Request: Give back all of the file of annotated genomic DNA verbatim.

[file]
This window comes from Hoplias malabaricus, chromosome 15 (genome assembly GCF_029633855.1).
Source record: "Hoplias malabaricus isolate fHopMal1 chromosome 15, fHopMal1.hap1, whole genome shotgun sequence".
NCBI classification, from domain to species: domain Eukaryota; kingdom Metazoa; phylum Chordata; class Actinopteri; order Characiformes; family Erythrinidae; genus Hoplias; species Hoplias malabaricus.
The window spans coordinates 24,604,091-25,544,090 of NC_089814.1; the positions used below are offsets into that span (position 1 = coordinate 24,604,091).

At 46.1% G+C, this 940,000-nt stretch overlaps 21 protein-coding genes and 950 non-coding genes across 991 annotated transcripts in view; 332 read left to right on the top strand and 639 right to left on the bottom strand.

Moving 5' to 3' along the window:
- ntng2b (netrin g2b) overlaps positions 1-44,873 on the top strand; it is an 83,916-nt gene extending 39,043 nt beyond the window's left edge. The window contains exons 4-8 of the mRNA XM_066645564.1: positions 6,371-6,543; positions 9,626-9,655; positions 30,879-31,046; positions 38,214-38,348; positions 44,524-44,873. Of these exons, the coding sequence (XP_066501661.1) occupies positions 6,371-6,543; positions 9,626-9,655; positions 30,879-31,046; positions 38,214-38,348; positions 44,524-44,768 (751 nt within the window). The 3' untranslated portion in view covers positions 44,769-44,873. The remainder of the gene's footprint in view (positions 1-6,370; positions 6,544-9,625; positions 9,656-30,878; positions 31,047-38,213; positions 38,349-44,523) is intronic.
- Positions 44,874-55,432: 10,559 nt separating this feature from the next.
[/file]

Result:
This window comes from Hoplias malabaricus, chromosome 15 (genome assembly GCF_029633855.1).
Source record: "Hoplias malabaricus isolate fHopMal1 chromosome 15, fHopMal1.hap1, whole genome shotgun sequence".
NCBI classification, from domain to species: domain Eukaryota; kingdom Metazoa; phylum Chordata; class Actinopteri; order Characiformes; family Erythrinidae; genus Hoplias; species Hoplias malabaricus.
The window spans coordinates 24,604,091-25,544,090 of NC_089814.1; the positions used below are offsets into that span (position 1 = coordinate 24,604,091).

At 46.1% G+C, this 940,000-nt stretch overlaps 21 protein-coding genes and 950 non-coding genes across 991 annotated transcripts in view; 332 read left to right on the top strand and 639 right to left on the bottom strand.

Moving 5' to 3' along the window:
- ntng2b (netrin g2b) overlaps positions 1-44,873 on the top strand; it is an 83,916-nt gene extending 39,043 nt beyond the window's left edge. The window contains exons 4-8 of the mRNA XM_066645564.1: positions 6,371-6,543; positions 9,626-9,655; positions 30,879-31,046; positions 38,214-38,348; positions 44,524-44,873. Of these exons, the coding sequence (XP_066501661.1) occupies positions 6,371-6,543; positions 9,626-9,655; positions 30,879-31,046; positions 38,214-38,348; positions 44,524-44,768 (751 nt within the window). The 3' untranslated portion in view covers positions 44,769-44,873. The remainder of the gene's footprint in view (positions 1-6,370; positions 6,544-9,625; positions 9,656-30,878; positions 31,047-38,213; positions 38,349-44,523) is intronic.
- Positions 44,874-55,432: 10,559 nt separating this feature from the next.